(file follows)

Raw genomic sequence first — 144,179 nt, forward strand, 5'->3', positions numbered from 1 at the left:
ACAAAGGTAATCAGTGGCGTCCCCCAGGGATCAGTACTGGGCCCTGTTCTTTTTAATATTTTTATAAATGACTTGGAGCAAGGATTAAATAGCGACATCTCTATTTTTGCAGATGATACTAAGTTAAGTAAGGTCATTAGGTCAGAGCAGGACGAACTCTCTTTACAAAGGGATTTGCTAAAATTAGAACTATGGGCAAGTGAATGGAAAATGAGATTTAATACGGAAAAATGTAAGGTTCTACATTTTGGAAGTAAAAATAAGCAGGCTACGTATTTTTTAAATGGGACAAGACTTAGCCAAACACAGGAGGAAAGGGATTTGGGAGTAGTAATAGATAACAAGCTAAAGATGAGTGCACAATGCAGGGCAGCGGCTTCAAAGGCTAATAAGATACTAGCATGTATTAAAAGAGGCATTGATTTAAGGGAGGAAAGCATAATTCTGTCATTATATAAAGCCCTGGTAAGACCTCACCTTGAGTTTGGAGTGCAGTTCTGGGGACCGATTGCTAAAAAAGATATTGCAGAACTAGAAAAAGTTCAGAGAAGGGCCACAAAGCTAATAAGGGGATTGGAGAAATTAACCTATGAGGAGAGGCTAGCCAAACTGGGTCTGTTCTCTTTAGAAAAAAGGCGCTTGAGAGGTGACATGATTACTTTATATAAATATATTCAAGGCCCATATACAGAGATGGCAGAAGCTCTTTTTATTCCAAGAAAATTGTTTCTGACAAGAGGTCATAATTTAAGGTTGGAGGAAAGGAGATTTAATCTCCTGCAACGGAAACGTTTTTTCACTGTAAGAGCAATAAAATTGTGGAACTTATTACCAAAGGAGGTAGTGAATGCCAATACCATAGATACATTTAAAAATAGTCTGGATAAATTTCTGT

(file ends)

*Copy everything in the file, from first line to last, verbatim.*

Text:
Raw genomic sequence first — 144,179 nt, forward strand, 5'->3', positions numbered from 1 at the left:
ACAAAGGTAATCAGTGGCGTCCCCCAGGGATCAGTACTGGGCCCTGTTCTTTTTAATATTTTTATAAATGACTTGGAGCAAGGATTAAATAGCGACATCTCTATTTTTGCAGATGATACTAAGTTAAGTAAGGTCATTAGGTCAGAGCAGGACGAACTCTCTTTACAAAGGGATTTGCTAAAATTAGAACTATGGGCAAGTGAATGGAAAATGAGATTTAATACGGAAAAATGTAAGGTTCTACATTTTGGAAGTAAAAATAAGCAGGCTACGTATTTTTTAAATGGGACAAGACTTAGCCAAACACAGGAGGAAAGGGATTTGGGAGTAGTAATAGATAACAAGCTAAAGATGAGTGCACAATGCAGGGCAGCGGCTTCAAAGGCTAATAAGATACTAGCATGTATTAAAAGAGGCATTGATTTAAGGGAGGAAAGCATAATTCTGTCATTATATAAAGCCCTGGTAAGACCTCACCTTGAGTTTGGAGTGCAGTTCTGGGGACCGATTGCTAAAAAAGATATTGCAGAACTAGAAAAAGTTCAGAGAAGGGCCACAAAGCTAATAAGGGGATTGGAGAAATTAACCTATGAGGAGAGGCTAGCCAAACTGGGTCTGTTCTCTTTAGAAAAAAGGCGCTTGAGAGGTGACATGATTACTTTATATAAATATATTCAAGGCCCATATACAGAGATGGCAGAAGCTCTTTTTATTCCAAGAAAATTGTTTCTGACAAGAGGTCATAATTTAAGGTTGGAGGAAAGGAGATTTAATCTCCTGCAACGGAAACGTTTTTTCACTGTAAGAGCAATAAAATTGTGGAACTTATTACCAAAGGAGGTAGTGAATGCCAATACCATAGATACATTTAAAAATAGTCTGGATAAATTTCTGT